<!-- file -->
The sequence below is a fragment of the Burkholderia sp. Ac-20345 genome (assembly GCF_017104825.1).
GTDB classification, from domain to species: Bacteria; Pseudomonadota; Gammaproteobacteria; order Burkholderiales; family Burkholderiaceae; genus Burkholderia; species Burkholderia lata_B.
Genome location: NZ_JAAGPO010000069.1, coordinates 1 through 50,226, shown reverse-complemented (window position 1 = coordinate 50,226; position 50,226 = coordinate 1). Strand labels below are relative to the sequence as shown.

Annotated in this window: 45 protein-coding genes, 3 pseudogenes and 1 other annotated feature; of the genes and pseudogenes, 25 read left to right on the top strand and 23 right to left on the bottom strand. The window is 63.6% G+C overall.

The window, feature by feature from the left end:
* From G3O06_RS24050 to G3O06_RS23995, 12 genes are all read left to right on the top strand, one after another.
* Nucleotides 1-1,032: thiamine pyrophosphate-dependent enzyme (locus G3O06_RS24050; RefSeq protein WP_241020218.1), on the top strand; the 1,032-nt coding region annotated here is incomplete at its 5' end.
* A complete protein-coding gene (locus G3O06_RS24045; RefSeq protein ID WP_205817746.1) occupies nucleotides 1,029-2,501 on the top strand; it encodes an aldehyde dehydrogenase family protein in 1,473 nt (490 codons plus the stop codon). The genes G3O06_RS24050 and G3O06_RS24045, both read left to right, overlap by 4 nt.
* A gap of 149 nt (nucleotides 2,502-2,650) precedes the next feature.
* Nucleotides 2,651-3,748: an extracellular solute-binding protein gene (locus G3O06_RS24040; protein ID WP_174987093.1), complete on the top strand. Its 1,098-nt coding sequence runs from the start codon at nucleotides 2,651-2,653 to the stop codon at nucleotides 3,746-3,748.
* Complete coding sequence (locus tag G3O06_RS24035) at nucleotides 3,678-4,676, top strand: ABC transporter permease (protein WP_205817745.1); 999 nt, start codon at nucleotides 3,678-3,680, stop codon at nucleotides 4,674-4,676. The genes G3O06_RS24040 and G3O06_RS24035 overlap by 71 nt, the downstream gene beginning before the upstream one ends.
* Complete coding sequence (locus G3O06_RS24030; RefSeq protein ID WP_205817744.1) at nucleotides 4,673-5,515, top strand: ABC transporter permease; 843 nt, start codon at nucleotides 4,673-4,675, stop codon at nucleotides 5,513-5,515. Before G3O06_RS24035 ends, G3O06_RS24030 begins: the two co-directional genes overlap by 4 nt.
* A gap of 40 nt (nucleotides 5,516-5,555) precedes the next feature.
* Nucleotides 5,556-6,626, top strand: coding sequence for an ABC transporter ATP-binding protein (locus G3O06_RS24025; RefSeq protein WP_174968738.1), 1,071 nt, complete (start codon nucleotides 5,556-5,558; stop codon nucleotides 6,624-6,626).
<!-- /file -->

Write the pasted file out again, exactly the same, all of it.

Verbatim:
The sequence below is a fragment of the Burkholderia sp. Ac-20345 genome (assembly GCF_017104825.1).
GTDB classification, from domain to species: Bacteria; Pseudomonadota; Gammaproteobacteria; order Burkholderiales; family Burkholderiaceae; genus Burkholderia; species Burkholderia lata_B.
Genome location: NZ_JAAGPO010000069.1, coordinates 1 through 50,226, shown reverse-complemented (window position 1 = coordinate 50,226; position 50,226 = coordinate 1). Strand labels below are relative to the sequence as shown.

Annotated in this window: 45 protein-coding genes, 3 pseudogenes and 1 other annotated feature; of the genes and pseudogenes, 25 read left to right on the top strand and 23 right to left on the bottom strand. The window is 63.6% G+C overall.

The window, feature by feature from the left end:
* From G3O06_RS24050 to G3O06_RS23995, 12 genes are all read left to right on the top strand, one after another.
* Nucleotides 1-1,032: thiamine pyrophosphate-dependent enzyme (locus G3O06_RS24050; RefSeq protein WP_241020218.1), on the top strand; the 1,032-nt coding region annotated here is incomplete at its 5' end.
* A complete protein-coding gene (locus G3O06_RS24045; RefSeq protein ID WP_205817746.1) occupies nucleotides 1,029-2,501 on the top strand; it encodes an aldehyde dehydrogenase family protein in 1,473 nt (490 codons plus the stop codon). The genes G3O06_RS24050 and G3O06_RS24045, both read left to right, overlap by 4 nt.
* A gap of 149 nt (nucleotides 2,502-2,650) precedes the next feature.
* Nucleotides 2,651-3,748: an extracellular solute-binding protein gene (locus G3O06_RS24040; protein ID WP_174987093.1), complete on the top strand. Its 1,098-nt coding sequence runs from the start codon at nucleotides 2,651-2,653 to the stop codon at nucleotides 3,746-3,748.
* Complete coding sequence (locus tag G3O06_RS24035) at nucleotides 3,678-4,676, top strand: ABC transporter permease (protein WP_205817745.1); 999 nt, start codon at nucleotides 3,678-3,680, stop codon at nucleotides 4,674-4,676. The genes G3O06_RS24040 and G3O06_RS24035 overlap by 71 nt, the downstream gene beginning before the upstream one ends.
* Complete coding sequence (locus G3O06_RS24030; RefSeq protein ID WP_205817744.1) at nucleotides 4,673-5,515, top strand: ABC transporter permease; 843 nt, start codon at nucleotides 4,673-4,675, stop codon at nucleotides 5,513-5,515. Before G3O06_RS24035 ends, G3O06_RS24030 begins: the two co-directional genes overlap by 4 nt.
* A gap of 40 nt (nucleotides 5,516-5,555) precedes the next feature.
* Nucleotides 5,556-6,626, top strand: coding sequence for an ABC transporter ATP-binding protein (locus G3O06_RS24025; RefSeq protein WP_174968738.1), 1,071 nt, complete (start codon nucleotides 5,556-5,558; stop codon nucleotides 6,624-6,626).